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I hardly ever bake cookies. The reason is because unlike cake, which is fun to bake but not my favorite food, I actually eat cookies. A lot. One cookie is usually fewer calories than a slice of cake, which means there’s a certain amount of portion control possible, but the fact that cookies travel easily shoots the portion control thing in the foot. You can stick a couple in your coat pocket on the way out the door to walk dogs. They’re good car snacks, are easy to grab as you go by on your way to do something, are a welcome sugar-boost in the afternoon and are the last sweet things you crave before you go to bed. Then, having eaten a batch or two in fairly short order, you wear them for weeks and struggle to button your pants until you manage to work them off again. Or maybe that’s just me.

Despite their down side, cookies are an integral part of the season for us: they make the house smell like the holidays, and baking cookies is something I’ve done with my kids since they were tiny, which adds a nostalgia factor that’s even harder to resist than the cookies themselves.

Like most bakers this time of year, there are several recipes without which it would not feel like all-you-can-eat month (the four weeks between Thanksgiving and Christmas, after which you switch to clear soups and salads). Thumbprint cookies, a chewy-crumbly brown sugar shortbread rolled in crushed walnuts with a dollop of jam in the middle where you’ve pressed your thumb before baking. Chocolate toffee bars, which are dead easy if you throw the ingredients for the short bread into the food processor. Pecan balls, brown sugar stars with orange peel that are really good with the lethal eggnog I make, lemon bars and sugar cookies. Even though I love chocolate, which has prompted several friends to thrust chocolate cookie recipes on me over the years, baking chocolate into a cookie always dilutes the main ingredient to a level where I think: What’s the point? I had never found a true chocolate cookie that I really liked. Until now.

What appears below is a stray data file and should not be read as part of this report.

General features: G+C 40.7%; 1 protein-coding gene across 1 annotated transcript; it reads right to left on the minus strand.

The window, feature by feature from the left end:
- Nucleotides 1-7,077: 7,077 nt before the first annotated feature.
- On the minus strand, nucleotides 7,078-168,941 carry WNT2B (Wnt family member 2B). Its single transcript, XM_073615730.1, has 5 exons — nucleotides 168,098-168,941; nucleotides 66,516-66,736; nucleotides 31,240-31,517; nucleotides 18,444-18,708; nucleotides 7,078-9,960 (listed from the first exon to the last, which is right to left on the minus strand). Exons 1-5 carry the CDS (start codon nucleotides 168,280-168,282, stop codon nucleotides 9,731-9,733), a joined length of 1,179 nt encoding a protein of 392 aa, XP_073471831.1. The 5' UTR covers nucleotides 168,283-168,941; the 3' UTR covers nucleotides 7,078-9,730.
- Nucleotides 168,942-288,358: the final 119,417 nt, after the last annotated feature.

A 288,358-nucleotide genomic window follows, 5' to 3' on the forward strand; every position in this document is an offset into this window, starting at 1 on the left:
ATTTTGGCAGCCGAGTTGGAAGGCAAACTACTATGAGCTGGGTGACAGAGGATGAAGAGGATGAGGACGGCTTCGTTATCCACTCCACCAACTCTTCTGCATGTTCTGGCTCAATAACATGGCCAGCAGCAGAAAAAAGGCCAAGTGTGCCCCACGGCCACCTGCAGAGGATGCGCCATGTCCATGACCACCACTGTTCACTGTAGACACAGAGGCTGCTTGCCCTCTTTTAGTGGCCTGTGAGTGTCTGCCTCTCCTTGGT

Hunting around on the internet a couple of days ago, I stumbled on ‘Michele’s Chili Chocolate Cookies’ complete with video instructions by her husband, Chef John from Foodwishes. I was intrigued. I’ve had chocolate chili truffles with a lovely hint of passilla chili, and truffles with ground smoked chili and loved them both. So the name for these cookies piqued my interest. But it was the ingredients that really seduced me. In addition to bittersweet and unsweetened chocolate, the recipe calls for cinnamon, dried currants plumped in Kahlua, black pepper (fresh-ground of course) and cayenne. Who wouldn’t want to know how these things actually tasted?

The first time I made a batch, I was just pulling them out of the oven when Phil stopped by to drop off a tool he had borrowed from Gary, and was happy to taste-test with me.  While we’re a small sampling of the local population, as far as Phil and I are concerned, these babies are winners.  It would be a rare palate that could name all the ingredients since none stands out identifiably in the end result, but the combination gives the cookie real chocolate bite. In short: a chocolate cookie worthy of the name. I’m making this year’s batch with a little espresso powder, which, like the coffee-flavored Kahlua, heightens the chocolate-y-ness of the chocolate and goes well with chili. (All those south of the border people really know how to use their local ingredients).

See what you think.  Here are the ingredients. Video instructions available through the link below.

Chili Chocolate Cookies

½ cup dried currants

2 tblsp Kahlua

2 oz bittersweet chocolate

4 oz unsweetened chocolate

3 tblsp unsalted butter

½ cup flour

¼ tsp baking powder

¼ tsp salt

1/8 tsp cinnamon

½ tsp freshly ground black pepper

1/8 tsp cayenne pepper

2 room temp eggs

¾ cup sugar

2 tsp vanilla

1 cup chocolate chips

 http://www.5min.com/Video/How-to-Make-Chili-Chocolate-Cookies-213125289

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